Ilana Spiegel, mom of four, former teacher and literacy coach, suggests questions to ask at back-to-school night.

Q. How can I make the most of back-to-school meetings with my daughter’s teacher? I don’t want to be pesky but I have a lot of questions about academic expectations and also how the teacher maintains a quality social climate.

A. Sometimes I think parents don’t know what to ask at these back-to-school nights.

I am about to engage in a back-to-school triathlon.  My oldest son Max is starting high school. My oldest daughter Charlotte is starting middle school. My younger son Jack will be in fourth grade. And Ruthie, my baby, is starting kindergarten. You would think with all the first days of school that have come and gone as a parent and literacy consultant, and before that as a classroom teacher, I would be a pro without a care or question. So why will I be attending four back to school nights, what kinds of questions will I be asking and how will I ask them?

For anyone starting in a new school, regardless of the grade, it is important to get the lay of the land: who’s who, what’s what and where on earth is the west cafeteria where you have to register?  A lot of back-to-school is logistics – figuring out how the system works and knowing who and where to go when questions pop up. It’s also important to know what my responsibilities are, what the teachers’ responsibilities are, what my children’s responsibilities are and how we can best support them.

Speaking of supporting our kids, there are plenty of pesky questions that are reasonable to ask if they are not addressed during the presentations:

Key questions to ask

  • How much homework should we expect?  There are lots of different schools of thought about homework and it’s nice to know that you and your child’s teacher are in the same building. Most people agree that 10 minutes per grade is reasonable. That means 10 minutes for a kindergartener or first-grader, 40 minutes for a fourth-grader, an hour for a sixth-grader and about two hours for a high school student. That said, most teachers and schools “require” a set amount of minutes to be read at home each night.  With my own children, I believe the minutes spent reading are in addition to the minutes spent doing other homework.
  • How will I know my child is growing academically and socially besides report cards and test scores? A grade on a test or report card tells me how my child is doing after the fact. In the education world, we call that “summative assessment,” or a summary of what was learned.  The problem with summative assessments is that if your child is struggling or has gaps in her understanding, waiting for a test or a report card is a little too late to do anything about it.  You want to know what kind of evidence of her learning along the way (in education-speak, it’s called “formative assessment”) the teacher will be looking for so she can adjust her instruction when your child needs it most, and so she can practice new skills correctly.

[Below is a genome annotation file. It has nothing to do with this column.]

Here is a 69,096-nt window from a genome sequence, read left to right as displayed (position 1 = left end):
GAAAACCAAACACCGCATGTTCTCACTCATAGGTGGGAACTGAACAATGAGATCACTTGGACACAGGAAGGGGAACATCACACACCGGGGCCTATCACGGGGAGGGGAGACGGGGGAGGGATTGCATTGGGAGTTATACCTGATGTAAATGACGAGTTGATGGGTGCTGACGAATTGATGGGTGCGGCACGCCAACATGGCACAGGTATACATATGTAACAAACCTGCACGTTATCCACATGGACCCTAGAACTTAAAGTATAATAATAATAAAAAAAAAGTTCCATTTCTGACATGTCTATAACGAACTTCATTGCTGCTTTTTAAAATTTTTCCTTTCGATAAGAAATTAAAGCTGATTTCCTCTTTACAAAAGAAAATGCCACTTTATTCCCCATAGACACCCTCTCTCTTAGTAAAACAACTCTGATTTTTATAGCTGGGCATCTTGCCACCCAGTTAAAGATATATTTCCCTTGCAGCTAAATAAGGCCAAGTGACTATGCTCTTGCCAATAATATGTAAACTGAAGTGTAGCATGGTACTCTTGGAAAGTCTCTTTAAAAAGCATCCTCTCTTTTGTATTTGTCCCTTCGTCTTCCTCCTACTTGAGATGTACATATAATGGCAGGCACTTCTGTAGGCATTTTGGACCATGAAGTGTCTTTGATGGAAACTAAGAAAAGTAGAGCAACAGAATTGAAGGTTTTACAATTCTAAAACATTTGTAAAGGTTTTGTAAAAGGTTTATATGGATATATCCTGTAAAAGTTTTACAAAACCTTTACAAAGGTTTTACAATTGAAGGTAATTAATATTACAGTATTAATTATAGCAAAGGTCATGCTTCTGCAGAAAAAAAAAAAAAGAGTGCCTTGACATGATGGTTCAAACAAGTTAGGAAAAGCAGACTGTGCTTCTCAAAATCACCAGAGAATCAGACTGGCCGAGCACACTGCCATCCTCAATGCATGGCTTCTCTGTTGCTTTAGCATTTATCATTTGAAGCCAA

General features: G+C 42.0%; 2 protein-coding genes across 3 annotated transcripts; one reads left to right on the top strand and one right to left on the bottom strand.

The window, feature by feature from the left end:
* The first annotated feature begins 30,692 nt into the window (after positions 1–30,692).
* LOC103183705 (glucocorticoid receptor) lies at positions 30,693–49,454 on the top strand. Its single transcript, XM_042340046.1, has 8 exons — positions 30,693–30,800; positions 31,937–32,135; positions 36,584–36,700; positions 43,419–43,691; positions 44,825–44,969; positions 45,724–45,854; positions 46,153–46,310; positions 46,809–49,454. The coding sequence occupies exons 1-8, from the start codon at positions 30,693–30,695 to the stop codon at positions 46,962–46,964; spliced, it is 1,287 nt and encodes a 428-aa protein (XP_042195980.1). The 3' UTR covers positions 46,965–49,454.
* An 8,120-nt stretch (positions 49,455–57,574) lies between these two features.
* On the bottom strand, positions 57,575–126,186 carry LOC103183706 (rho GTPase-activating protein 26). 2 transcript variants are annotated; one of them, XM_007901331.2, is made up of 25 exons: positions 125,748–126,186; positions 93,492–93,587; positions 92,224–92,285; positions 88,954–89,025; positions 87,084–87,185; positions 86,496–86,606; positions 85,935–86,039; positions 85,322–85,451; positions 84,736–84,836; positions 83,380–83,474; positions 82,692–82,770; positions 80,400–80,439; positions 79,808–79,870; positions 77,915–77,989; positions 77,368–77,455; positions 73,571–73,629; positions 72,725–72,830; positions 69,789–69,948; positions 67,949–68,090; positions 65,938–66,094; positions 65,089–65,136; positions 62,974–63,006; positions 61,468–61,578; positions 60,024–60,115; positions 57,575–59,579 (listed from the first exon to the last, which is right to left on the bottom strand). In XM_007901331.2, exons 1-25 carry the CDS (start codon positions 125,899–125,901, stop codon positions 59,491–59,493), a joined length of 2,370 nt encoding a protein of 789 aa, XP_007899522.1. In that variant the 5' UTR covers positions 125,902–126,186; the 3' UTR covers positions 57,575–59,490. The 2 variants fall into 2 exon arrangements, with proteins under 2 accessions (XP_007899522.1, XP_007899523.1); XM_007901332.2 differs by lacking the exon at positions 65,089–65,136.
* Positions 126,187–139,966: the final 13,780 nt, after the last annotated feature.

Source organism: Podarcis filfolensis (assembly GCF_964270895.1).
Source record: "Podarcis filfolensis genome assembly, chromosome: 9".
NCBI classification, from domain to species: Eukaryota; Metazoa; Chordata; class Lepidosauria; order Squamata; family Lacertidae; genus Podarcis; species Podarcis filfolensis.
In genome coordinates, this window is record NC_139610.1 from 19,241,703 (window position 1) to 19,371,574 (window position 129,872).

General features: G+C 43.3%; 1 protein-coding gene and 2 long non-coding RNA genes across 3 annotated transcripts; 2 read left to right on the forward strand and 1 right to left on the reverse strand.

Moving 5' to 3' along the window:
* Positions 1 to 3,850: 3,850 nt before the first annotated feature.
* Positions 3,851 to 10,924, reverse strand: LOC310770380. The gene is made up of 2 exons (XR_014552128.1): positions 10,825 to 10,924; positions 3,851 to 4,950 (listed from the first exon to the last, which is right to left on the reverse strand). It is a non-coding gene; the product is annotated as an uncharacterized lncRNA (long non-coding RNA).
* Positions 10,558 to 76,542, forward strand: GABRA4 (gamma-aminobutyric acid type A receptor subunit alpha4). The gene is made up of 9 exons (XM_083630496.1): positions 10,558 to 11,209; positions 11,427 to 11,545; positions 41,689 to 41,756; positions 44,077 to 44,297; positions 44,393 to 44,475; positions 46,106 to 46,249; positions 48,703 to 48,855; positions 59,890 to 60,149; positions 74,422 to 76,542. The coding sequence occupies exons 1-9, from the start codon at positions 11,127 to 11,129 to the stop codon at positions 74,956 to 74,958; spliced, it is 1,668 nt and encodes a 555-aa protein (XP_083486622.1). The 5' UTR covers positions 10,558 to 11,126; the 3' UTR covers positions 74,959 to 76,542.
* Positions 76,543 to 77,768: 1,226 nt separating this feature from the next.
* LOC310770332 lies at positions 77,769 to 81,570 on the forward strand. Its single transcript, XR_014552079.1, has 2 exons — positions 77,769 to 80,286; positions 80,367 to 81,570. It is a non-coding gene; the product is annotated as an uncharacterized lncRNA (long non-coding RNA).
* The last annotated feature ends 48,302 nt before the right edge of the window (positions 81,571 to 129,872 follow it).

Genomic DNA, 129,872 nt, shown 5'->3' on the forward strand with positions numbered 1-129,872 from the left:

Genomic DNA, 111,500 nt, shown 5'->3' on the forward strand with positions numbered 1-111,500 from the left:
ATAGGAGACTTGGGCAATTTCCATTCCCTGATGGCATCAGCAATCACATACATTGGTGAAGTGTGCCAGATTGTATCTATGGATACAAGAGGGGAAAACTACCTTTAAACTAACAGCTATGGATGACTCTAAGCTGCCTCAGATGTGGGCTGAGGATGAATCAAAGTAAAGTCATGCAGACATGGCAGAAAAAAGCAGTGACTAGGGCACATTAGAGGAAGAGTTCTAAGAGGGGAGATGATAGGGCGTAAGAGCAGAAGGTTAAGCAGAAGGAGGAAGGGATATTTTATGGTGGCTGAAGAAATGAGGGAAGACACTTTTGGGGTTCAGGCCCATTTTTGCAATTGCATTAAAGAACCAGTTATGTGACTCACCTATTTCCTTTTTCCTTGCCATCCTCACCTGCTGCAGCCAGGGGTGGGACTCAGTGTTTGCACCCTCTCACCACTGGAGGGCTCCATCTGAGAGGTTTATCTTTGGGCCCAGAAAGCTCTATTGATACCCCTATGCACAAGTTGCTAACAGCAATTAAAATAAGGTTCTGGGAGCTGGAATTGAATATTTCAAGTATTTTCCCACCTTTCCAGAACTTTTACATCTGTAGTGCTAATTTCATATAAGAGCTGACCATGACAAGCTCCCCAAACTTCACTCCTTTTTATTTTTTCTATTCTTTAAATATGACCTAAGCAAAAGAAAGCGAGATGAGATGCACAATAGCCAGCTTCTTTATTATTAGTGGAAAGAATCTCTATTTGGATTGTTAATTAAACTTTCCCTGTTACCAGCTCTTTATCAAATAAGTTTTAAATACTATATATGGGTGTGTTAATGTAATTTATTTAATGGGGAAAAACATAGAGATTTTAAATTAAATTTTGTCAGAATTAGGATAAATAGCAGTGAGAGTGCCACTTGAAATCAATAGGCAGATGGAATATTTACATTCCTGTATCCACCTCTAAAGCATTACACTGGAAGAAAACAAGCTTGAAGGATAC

• How do you help students negotiate the drama with peers both in the classroom and during recess? Use your words.  Know the difference between telling and tattling. You can work it out. Most of our kids are told to work out the social difficulties with little if any guidance in exactly what words to use, what to tell and how to work it out. You want to know that your child’s teacher and any support staff are trained in helping to coach your child and her friends to navigate the social land mines of independent work time and recess. By and large, when your child is engaged in a rigorous, in-depth and practical curriculum, many of the social issues become much easier to address, as she can use many of the skills she is learning to make sense of the social landscape around her.

How to ask a question of the teacher

Speaking of addressing issues, now that you know what to ask, it’s important to know how to ask.

True confession:  I am that parent. I ask the hard questions. My husband likes to say that the good teachers love having me as a parent and the not-so-good ones, well, not so much. It really comes down to one word – collaboration. If you ask your questions in a way that lets the teacher know you are on the same side, that you know her intent is good, that it isn’t about her or you but about your child and the children in the class, many of the concerns about being pesky seem to evaporate.

Perhaps it comes down to the old adage: It’s not what you say but how you say it.  Most teachers welcome the opportunity to talk about what they know, what they are working on professionally and how they are going to make that work for your child. Just like every wedding has “that guy” at “that table,” every class has “that parent.”  Just like “that guy” can be an annoying embarrassment, “that guy” could be the happiest memory of an event and “that parent” could not only have the admiration and respect of teachers and parents, but really make a positive difference for her child and all the children in the class.